H uman beings have been confronted with the need to preserve food ever since the first hunter killed the first mammoth and wondered what to do with all that meat! From drying and salting to smoking, fermenting, and covering the off-flavor of spoiling foods with exotic spices and peppers, the search for means of preserving food became a search both for the ability to store food in times of scarcity and to conserve its nutritional value. Such attempts led (if the legend is correct) to the exploration of Asia and the discovery of the Americas—and certainly to the centrality of salt mining in all cultures (Kurlansky 2003). Processing was the first step in controlling diet (Shephard 2000). By the eighteenth century, the traditional forms of processing foods gave way to the notion of "manufactured" food that was both accessible and healthy. Indeed some of these methods, such as the use of vinegar to pickle foods, which became wildly popular in England in the sixteenth century, quickly were appropriated for dieting purposes. Vinegar as food preservative quickly became vinegar as dieting aid.
Canning, the first modern method of food processing, was invented in France by the cook Nicolaus Appert (1750-1841) in 1795 to solve the problem of feeding Napoleon Bonaparte's troops. Napoleon's army had one seemingly insurmountable problem, bringing sufficient food with them to match the speed of their march. Malnutrition was so rampant among his troops that he was losing men much faster to scurvy and starvation than to enemy bullets. In desperate need of a way to preserve food for their army, the French Government offered a sizable reward of i2,000 francs to anyone who could invent a method of keeping food fresh. At this point, Appert, an obscure Parisian chef and winemaker proposed that the processes commonly used to preserve wine should also work for food, so he began experimenting. After years of work, Appert perfected his preservation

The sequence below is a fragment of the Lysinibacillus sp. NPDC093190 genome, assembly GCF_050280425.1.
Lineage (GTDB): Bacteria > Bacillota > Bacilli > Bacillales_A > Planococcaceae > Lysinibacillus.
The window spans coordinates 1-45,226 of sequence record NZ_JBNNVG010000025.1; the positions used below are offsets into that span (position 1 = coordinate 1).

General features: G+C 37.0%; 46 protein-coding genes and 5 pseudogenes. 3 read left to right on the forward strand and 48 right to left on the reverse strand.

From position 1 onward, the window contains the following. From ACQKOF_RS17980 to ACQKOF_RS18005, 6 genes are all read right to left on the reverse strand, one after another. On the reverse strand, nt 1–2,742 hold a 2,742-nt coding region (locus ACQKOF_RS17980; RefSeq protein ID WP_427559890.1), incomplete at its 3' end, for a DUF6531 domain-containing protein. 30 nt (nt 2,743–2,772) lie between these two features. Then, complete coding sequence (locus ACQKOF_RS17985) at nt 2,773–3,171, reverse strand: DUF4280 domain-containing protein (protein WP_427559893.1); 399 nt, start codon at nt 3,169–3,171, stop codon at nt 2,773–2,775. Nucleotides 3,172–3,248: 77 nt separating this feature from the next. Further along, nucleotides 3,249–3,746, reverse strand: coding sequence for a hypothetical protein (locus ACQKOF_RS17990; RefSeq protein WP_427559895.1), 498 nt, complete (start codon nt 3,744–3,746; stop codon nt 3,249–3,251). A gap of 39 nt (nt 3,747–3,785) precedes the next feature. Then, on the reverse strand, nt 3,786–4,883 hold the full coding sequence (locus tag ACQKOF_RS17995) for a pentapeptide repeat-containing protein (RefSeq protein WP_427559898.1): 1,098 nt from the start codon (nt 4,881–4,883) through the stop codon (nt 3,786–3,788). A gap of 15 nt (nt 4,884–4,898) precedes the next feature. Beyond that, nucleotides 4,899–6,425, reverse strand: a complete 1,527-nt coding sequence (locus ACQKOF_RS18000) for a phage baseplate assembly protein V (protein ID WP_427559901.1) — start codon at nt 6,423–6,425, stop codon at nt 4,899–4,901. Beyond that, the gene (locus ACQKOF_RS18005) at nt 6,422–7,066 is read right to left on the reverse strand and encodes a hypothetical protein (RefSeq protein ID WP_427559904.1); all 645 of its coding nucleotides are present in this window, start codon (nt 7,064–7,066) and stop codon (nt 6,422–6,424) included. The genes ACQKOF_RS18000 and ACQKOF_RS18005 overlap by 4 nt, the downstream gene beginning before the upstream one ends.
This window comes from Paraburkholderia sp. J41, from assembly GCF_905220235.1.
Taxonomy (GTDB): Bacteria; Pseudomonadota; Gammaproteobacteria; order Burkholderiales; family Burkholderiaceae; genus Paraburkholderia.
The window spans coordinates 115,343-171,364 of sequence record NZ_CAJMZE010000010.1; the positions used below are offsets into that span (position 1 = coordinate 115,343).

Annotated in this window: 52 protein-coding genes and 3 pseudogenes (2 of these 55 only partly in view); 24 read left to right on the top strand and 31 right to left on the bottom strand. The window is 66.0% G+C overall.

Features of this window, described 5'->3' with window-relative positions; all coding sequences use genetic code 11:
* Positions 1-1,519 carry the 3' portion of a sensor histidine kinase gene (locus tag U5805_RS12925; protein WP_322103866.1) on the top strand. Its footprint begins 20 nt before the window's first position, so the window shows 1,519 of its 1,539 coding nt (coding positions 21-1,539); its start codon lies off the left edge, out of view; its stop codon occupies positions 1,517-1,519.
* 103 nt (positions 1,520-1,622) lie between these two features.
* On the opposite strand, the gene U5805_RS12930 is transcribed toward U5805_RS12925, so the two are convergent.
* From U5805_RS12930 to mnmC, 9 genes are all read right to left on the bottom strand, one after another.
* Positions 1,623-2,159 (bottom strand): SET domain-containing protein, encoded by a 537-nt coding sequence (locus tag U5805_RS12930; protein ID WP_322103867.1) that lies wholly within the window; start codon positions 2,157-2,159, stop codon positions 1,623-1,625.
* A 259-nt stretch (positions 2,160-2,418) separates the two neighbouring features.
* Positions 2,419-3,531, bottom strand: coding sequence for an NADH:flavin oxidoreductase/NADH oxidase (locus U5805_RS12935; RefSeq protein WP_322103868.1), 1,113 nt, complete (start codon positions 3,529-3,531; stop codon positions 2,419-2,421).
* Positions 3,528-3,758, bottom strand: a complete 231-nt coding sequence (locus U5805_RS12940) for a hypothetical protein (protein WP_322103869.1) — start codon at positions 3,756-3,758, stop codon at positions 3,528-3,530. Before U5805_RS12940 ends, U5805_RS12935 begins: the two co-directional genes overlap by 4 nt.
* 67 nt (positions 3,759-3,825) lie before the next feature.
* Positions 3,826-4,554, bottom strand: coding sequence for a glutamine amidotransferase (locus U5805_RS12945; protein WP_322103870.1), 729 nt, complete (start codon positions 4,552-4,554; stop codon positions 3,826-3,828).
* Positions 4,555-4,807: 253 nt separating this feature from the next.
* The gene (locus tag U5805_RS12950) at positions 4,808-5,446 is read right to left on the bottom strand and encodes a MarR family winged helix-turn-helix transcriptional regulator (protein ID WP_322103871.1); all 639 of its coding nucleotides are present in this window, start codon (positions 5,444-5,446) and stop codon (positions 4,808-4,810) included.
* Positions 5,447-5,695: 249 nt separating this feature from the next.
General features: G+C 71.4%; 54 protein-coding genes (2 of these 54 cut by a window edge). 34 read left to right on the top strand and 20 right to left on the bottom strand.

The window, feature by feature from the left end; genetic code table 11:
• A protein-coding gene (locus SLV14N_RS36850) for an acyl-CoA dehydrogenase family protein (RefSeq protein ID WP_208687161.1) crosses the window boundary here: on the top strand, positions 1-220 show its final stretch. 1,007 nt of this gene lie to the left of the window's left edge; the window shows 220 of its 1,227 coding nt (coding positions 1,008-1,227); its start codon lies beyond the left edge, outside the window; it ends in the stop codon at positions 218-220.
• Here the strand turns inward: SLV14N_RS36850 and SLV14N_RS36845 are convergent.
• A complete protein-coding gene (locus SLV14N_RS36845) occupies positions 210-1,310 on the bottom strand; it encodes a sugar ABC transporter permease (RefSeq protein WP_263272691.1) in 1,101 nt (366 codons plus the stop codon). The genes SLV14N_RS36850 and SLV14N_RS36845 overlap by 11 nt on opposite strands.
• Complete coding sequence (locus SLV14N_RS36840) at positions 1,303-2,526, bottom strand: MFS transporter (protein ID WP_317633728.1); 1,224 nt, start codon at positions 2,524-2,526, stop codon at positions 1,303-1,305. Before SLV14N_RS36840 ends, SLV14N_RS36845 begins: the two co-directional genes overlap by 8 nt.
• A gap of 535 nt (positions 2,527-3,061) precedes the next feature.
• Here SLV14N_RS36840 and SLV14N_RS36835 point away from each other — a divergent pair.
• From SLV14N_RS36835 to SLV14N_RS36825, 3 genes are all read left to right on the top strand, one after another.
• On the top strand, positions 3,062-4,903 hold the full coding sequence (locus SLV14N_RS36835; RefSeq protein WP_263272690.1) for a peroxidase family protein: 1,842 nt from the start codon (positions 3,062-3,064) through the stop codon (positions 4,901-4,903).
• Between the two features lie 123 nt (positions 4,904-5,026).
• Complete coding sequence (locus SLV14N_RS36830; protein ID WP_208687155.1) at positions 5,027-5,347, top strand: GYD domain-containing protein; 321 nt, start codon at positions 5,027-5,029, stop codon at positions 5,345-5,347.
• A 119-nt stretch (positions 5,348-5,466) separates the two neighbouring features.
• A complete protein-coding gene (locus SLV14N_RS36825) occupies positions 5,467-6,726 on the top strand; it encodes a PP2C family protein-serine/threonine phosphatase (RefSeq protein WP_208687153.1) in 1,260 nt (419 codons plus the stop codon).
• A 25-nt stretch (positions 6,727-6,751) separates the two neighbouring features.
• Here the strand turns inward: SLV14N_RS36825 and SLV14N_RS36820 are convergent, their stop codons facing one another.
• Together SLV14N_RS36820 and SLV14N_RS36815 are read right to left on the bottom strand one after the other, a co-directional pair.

process of sealing food in glass bottles with pitch (a tarlike substance), then heating it to high temperatures. Appert's canned food was quickly put through field-testing, and it passed with flying colors. In 1810, the Parisian chef received his cash prize from Napoleon himself. This was an extremely powerful military development, and the French attempted to keep it a secret, but it inevitably leaked across the English Channel. By the time of the Battle at Waterloo in 1815, nearly all of the troops on both sides were eating canned rations.
The first vacuum-packing plant in France opened in 1804, and in 1810 an Englishman named Peter Durand patented the use of metal cans which were far more durable than their French glass predecessors (Shephard 2000: 226ff). Although canning started off as a military development, refrigeration in this time period was primitive at best, and canned food was just as appealing to civilians as it was to military forces. As people realized that the risk of becoming sick from foods preserved by canning was dramatically lower than from fresh foods that were constantly threatening to spoil, the civilian demand for canned foods skyrocketed.
Parallel to this development, food concentrates as a health aid and health food presented highly processed food as a means of improving the diet of the working class. While concentrates were known as early as the sixteenth century, it was only with the rise of food chemistry and "modern notions" of processed food and health that they became a staple. In 1848, the German food chemist Justus von Liebig (1803-73), then working at Liverpool University, developed his "Beef Extract" when the daughter of a friend developed typhus. This "new Soup for Invalids" became a standard medication for illness but also a new foodstuff to feed the "craving multitudes" of workers who could not afford meat. Thereafter, Liebig's Fleischextract competed with Oxo and Bovril for the world health food market (Shephard 2000: i75ff).